Over the last sixty years of armed conflict, Colombians have redefined what it means to be a victim.

“If you do not yourself get shot, you are not a victim,” Ricardo, a representative of an MCC initiative known as Justapaz, explains. “One man, his village was a war zone between paramilitary groups and drug traffickers. Bullets would fly though his windows” But because the villager was never actually hit, he did not consider himself to be in any way victimized by the violence.

Marta, the director of Edupaz, an MB organization that seeks to facilitate peace and reconciliation in Colombia, shakes her head. “Our whole way of life is being victimized, because violence has become normal. Even if we lay down our guns, there is still a weapon inside us. We are victims of our own hate.”

Ricardo agrees. “It is not easy,” he says, “But we only stop being victims once we forgive.” Ricardo’s own story testifies to this truth. He had been giving workshops in local churches, equipping them to welcome demobilized combatants and help reintegrate them into society peacefully. To the armed gangs and paramilitary groups, he was seen as a threat, seducing soldiers with promises of peace and forgiveness. They watched him for months, clocking his daily routines, waiting for the right moment to kidnap him. Oblivious, Ricardo went on with life, including his own wedding. He and his new bride were preparing to visit relatives in a rural village when a frantic phone call came from his employer, the director of MCC in Bogota.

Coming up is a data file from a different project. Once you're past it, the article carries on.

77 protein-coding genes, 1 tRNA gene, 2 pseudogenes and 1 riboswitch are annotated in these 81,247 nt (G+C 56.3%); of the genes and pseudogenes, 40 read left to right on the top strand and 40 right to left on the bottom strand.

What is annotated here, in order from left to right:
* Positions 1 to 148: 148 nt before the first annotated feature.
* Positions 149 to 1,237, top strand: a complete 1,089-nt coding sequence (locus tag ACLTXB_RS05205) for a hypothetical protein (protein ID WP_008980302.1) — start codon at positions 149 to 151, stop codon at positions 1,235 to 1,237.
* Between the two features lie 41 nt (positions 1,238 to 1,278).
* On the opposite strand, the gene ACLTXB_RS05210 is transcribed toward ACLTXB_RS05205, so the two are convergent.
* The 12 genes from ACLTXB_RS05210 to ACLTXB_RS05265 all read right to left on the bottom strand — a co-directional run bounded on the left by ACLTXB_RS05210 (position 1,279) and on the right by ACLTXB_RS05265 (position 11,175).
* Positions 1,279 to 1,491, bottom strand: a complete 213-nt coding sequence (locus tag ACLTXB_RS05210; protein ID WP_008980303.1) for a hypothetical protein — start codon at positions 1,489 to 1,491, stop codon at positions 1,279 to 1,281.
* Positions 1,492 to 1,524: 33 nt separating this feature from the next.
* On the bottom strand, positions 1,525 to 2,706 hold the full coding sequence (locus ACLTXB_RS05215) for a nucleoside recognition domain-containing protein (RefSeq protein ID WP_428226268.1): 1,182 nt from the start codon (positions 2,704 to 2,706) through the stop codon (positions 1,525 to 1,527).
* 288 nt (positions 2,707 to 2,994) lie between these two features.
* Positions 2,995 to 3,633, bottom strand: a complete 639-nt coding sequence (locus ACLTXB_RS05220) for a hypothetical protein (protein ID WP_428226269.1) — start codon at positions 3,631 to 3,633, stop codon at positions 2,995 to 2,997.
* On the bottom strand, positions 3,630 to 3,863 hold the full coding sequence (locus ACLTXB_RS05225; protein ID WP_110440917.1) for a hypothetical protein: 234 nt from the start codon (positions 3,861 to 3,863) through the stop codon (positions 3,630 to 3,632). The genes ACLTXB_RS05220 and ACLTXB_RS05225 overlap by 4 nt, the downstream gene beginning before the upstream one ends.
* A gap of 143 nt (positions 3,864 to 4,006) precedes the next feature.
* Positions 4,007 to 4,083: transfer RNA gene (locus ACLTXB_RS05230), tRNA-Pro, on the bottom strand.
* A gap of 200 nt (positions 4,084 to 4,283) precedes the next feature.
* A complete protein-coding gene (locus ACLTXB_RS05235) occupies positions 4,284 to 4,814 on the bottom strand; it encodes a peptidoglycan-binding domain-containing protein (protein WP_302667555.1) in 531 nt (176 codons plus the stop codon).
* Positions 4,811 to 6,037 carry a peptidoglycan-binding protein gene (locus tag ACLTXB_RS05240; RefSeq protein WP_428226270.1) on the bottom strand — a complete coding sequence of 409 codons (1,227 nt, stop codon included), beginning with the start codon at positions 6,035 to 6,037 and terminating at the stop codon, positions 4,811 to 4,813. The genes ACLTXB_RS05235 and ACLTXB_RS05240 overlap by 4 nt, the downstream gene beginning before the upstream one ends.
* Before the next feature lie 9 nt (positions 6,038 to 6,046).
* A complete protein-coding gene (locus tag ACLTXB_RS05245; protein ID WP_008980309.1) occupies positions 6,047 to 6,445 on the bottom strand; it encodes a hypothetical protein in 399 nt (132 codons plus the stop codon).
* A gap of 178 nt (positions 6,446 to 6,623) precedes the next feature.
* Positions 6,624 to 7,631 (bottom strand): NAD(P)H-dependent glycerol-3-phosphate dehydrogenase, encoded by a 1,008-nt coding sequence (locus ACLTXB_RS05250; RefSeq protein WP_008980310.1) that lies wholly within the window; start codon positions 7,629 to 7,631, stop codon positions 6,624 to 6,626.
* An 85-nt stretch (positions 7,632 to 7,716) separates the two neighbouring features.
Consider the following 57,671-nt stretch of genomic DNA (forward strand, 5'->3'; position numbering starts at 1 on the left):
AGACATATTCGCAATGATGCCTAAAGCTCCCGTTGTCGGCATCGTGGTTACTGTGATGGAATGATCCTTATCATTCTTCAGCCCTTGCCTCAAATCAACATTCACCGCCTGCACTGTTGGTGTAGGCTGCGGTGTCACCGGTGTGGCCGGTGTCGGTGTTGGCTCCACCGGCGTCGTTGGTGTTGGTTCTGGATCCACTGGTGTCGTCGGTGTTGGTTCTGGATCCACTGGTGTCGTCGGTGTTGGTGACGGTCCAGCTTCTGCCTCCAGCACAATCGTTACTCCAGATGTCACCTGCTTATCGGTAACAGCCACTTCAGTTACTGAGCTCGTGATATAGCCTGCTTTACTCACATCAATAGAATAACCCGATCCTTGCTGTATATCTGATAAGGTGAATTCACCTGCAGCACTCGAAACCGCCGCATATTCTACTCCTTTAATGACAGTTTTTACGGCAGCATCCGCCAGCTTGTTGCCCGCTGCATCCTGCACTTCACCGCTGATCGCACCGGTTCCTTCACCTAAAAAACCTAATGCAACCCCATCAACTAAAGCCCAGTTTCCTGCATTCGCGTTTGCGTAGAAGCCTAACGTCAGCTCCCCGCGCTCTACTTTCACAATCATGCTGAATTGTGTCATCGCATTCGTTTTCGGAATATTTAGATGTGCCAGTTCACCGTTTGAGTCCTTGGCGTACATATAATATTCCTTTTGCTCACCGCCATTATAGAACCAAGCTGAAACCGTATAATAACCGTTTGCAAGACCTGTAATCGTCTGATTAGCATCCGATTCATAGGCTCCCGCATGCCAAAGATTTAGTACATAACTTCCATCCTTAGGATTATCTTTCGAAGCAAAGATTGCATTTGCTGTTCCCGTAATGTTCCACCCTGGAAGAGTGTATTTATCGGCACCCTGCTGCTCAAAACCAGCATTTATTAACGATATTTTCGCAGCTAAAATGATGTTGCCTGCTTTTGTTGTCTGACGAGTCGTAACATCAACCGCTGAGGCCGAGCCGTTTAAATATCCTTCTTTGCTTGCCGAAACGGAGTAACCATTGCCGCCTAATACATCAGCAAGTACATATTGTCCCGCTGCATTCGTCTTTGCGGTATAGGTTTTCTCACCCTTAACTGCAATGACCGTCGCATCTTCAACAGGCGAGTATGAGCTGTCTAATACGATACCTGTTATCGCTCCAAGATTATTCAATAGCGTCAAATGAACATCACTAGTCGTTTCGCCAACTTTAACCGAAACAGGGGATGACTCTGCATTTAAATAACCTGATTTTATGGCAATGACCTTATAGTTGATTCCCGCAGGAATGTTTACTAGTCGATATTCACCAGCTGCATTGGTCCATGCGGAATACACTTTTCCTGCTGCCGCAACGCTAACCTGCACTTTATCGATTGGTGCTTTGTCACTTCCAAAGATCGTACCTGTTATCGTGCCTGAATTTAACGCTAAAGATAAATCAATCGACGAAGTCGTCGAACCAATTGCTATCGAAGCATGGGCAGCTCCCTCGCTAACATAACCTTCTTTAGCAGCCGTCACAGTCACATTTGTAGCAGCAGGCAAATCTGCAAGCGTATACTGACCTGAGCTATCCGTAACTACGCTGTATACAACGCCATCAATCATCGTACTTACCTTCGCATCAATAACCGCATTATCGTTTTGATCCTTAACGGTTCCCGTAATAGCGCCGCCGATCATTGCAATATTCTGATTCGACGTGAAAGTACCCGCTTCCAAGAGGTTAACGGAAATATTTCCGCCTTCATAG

“Hide!” his boss cried. “They are coming for you. Your parents also, they must run!” Leaving everything behind, Ricardo’s parents fled to a different state, never to return, and Ricardo and his wife escaped to Honduras. It was nine years before it was safe for Ricardo to return to Bogota. Once home, though, he lost no time in picking up where he had left off.

“Armed rebel groups are demobilizing, and they are afraid,” he explains. “They fear their victims will hate them and seek revenge.” Ricardo has not only forgiven his enemies, he is eager to serve them by continuing to train churches to reach out to ex-combatants. “We at MCC work to build bridges,” Ricardo says. “And the churches cross those bridges to stretch out a hand to those on the other side. Together God is working through us. Colombia is on the verge of peace!”


By N. White

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